wendy’s throwback post
I really struggled with how much I should share in this post. So I will just share a little … My childhood ended abruptly in 1978, when my family was involved in a serious car accident. I was 7 years old.
Our family at that time consisted of my dad, mom, and little sister. My sister and I were close in age so everyone would ask if we were twins (my mom would often dress us alike), but I remember loving that. In fact, the day of the accident, we had brand new red and white gingham jumpers on that my aunt Betty had sewn for our trip.
That day, both my mother and my sister were killed. My dad and I had very serious injuries so we were still in the hospital when they had the funeral. Coming home I was filled with sorrow, worry, and fear. My dad was an amazing and strong example to me. I got to know him in a way that I hadn’t before. I watched him hold on to his faith and because of him I learned to cope by using prayer and talking to God. I knew that he was there listening and comforting me whenever I was scared or was missing my mom and sister — which was all of the time for a lot of years.
I don’t have many memories of the next several years. One of the things that made those years so difficult was that my mother hadn’t kept a journal or scrapbooks. They (the most important people in my life) were just gone. I feel that I missed out on truly knowing my mother as a woman. If she had just recorded those memories on paper and in photos I would’ve been able to continue to know and understand who she was and how she felt about being a wife and a mother. It’s still hard to think about what that 7-year-old girl lost that day, but I KNOW for certain that I will see them again.
My dad re-married and I gained a new mom, along with a little brother and sister. Life went on. The happy news in all of this is that I also gained so much because of this experience. It made me strong, faith-filled, grateful, and HAPPY; yes, I’m a super happy person most of the time. I have a deep belief in the importance of memory keeping, and I am trying to pass it on to my family and friends.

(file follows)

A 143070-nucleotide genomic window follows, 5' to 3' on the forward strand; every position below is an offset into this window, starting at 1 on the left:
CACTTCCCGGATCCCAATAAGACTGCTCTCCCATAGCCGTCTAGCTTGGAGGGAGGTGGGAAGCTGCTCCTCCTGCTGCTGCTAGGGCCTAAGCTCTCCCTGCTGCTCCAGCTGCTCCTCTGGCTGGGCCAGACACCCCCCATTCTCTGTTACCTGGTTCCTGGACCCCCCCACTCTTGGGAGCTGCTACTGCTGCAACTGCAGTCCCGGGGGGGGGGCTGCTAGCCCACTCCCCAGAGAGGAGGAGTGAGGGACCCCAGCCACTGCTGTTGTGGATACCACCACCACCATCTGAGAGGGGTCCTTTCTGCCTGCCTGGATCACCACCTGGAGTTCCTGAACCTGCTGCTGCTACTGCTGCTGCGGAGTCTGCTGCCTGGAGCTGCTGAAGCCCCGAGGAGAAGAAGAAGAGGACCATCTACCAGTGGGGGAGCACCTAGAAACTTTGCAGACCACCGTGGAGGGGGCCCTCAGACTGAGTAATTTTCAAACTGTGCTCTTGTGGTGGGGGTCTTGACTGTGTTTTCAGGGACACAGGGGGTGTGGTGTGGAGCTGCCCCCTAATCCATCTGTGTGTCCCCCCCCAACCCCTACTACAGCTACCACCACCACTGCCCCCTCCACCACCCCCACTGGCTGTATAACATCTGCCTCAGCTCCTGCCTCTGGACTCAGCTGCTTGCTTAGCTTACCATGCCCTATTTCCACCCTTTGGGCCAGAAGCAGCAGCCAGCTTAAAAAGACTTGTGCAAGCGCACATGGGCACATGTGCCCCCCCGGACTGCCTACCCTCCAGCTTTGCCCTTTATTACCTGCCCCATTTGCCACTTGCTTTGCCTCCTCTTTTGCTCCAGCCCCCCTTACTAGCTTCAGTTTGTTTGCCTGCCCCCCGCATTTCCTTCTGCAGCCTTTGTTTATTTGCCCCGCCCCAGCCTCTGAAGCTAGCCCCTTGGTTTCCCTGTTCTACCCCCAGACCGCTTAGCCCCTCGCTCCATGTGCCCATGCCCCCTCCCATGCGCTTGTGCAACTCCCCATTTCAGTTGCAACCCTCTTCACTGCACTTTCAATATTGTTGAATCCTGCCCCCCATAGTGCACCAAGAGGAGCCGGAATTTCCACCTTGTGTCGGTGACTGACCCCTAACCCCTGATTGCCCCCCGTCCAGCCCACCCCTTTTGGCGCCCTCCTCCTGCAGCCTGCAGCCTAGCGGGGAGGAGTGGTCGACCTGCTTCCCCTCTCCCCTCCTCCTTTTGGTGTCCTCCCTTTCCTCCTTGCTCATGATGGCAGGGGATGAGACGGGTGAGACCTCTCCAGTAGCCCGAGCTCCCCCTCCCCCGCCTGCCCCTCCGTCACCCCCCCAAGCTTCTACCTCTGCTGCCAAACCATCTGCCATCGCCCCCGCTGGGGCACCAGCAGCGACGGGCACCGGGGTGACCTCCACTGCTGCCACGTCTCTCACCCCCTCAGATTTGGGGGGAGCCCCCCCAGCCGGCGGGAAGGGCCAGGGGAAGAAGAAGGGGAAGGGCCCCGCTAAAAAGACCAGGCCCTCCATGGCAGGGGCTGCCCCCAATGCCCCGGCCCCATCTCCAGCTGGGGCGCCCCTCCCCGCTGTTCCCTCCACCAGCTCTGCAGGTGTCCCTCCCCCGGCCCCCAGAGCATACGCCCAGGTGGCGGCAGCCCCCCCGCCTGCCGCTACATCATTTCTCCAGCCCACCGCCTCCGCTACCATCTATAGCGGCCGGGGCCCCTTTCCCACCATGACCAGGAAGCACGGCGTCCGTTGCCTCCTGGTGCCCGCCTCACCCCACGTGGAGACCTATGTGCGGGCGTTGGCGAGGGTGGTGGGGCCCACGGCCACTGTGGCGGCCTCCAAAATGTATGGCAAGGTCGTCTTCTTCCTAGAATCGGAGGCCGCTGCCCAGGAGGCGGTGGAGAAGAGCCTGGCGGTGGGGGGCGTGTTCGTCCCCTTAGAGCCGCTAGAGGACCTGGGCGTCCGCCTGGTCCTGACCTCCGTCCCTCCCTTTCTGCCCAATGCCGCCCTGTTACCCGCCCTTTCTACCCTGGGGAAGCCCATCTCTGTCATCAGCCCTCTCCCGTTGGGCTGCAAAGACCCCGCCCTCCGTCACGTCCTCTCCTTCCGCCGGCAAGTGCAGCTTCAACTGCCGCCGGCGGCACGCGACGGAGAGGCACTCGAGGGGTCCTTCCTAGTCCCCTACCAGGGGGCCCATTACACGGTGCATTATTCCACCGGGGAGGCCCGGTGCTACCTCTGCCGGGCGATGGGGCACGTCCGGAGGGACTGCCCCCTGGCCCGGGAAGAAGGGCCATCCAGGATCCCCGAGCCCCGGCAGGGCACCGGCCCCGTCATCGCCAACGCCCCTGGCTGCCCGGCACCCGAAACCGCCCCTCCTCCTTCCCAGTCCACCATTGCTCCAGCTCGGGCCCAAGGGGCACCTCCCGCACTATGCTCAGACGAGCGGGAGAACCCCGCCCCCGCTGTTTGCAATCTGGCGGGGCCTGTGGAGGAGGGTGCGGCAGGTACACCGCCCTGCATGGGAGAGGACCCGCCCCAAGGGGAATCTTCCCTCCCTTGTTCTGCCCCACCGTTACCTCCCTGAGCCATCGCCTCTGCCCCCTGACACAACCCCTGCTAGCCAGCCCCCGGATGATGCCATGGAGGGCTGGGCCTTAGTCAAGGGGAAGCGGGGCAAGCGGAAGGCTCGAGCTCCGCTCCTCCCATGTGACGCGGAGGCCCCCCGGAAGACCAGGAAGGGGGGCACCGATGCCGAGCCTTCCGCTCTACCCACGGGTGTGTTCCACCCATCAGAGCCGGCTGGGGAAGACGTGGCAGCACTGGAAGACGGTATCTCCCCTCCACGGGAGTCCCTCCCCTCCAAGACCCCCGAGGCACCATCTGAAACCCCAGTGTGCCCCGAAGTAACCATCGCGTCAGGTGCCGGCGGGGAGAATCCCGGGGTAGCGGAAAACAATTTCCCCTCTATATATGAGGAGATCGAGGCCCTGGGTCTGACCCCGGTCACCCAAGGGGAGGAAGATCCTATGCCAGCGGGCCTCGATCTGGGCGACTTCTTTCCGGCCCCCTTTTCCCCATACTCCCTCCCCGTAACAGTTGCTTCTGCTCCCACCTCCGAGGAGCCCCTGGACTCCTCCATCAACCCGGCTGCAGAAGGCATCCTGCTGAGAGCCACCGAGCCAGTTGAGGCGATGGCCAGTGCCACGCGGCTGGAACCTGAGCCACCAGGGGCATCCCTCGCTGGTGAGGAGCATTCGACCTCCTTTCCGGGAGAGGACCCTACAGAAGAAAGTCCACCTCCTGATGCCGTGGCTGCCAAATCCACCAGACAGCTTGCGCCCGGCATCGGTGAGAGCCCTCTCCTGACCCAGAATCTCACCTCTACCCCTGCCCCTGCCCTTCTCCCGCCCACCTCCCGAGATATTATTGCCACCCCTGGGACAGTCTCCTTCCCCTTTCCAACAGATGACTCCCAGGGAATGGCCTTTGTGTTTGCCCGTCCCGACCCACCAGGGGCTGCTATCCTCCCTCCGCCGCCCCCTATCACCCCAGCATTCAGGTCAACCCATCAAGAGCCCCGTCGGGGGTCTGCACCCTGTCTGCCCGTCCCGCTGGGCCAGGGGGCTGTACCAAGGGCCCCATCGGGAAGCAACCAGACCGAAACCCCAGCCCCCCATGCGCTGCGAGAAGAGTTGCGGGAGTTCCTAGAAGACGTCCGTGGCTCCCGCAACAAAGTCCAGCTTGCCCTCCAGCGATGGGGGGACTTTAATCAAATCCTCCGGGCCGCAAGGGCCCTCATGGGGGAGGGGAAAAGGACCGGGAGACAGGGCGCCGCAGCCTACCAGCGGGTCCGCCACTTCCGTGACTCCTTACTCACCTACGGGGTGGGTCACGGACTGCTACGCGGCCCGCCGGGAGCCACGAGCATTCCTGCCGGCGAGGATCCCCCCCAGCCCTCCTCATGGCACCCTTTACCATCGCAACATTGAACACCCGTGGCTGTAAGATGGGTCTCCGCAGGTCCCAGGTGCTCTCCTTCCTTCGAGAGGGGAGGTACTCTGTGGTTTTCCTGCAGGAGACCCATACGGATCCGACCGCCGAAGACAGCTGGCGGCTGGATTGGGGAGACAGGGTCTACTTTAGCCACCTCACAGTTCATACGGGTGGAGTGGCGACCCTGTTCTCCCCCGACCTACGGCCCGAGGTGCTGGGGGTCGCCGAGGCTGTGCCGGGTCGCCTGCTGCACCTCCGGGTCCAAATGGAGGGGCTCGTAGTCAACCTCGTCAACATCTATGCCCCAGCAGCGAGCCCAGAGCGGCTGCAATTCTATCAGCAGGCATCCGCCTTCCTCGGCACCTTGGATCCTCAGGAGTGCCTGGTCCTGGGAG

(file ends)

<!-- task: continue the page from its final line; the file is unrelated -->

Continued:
On two separate occasions I’ve had the privilege of being there for very dear friends as they battled cancer. In each instance, I was able to spend time with them and help them gather those memories while they were in hospice. The first time I wasn’t a scrapbooker and Project Life® wasn’t a thing yet. But because of my past I knew I had to help my sweet girlfriend get those memories down on paper for her two young sons. She had nothing written down and the week I spent with her was filled with laughter and tears, but it was sacred.
More recently, just a couple of weeks ago, I lost another friend to cancer. She was a strong and beautiful human being, but she had so much anxiety over the fact that she didn’t know where her photos were and felt an urgency to get them organized as quickly as possible. I was able to take stacks of supplies to her (thank you, Becky) and encouraged her to write as much down about each and every photo that she could. These memories and her words are now priceless to those who loved her.
I know that our trials do indeed make us stronger and more capable of helping others. I know that taking photos and recording the stories that go with them is more important than most may realize. And I know that this life is hard at times, but it’s beautiful. Documenting our experiences will touch those who come after us.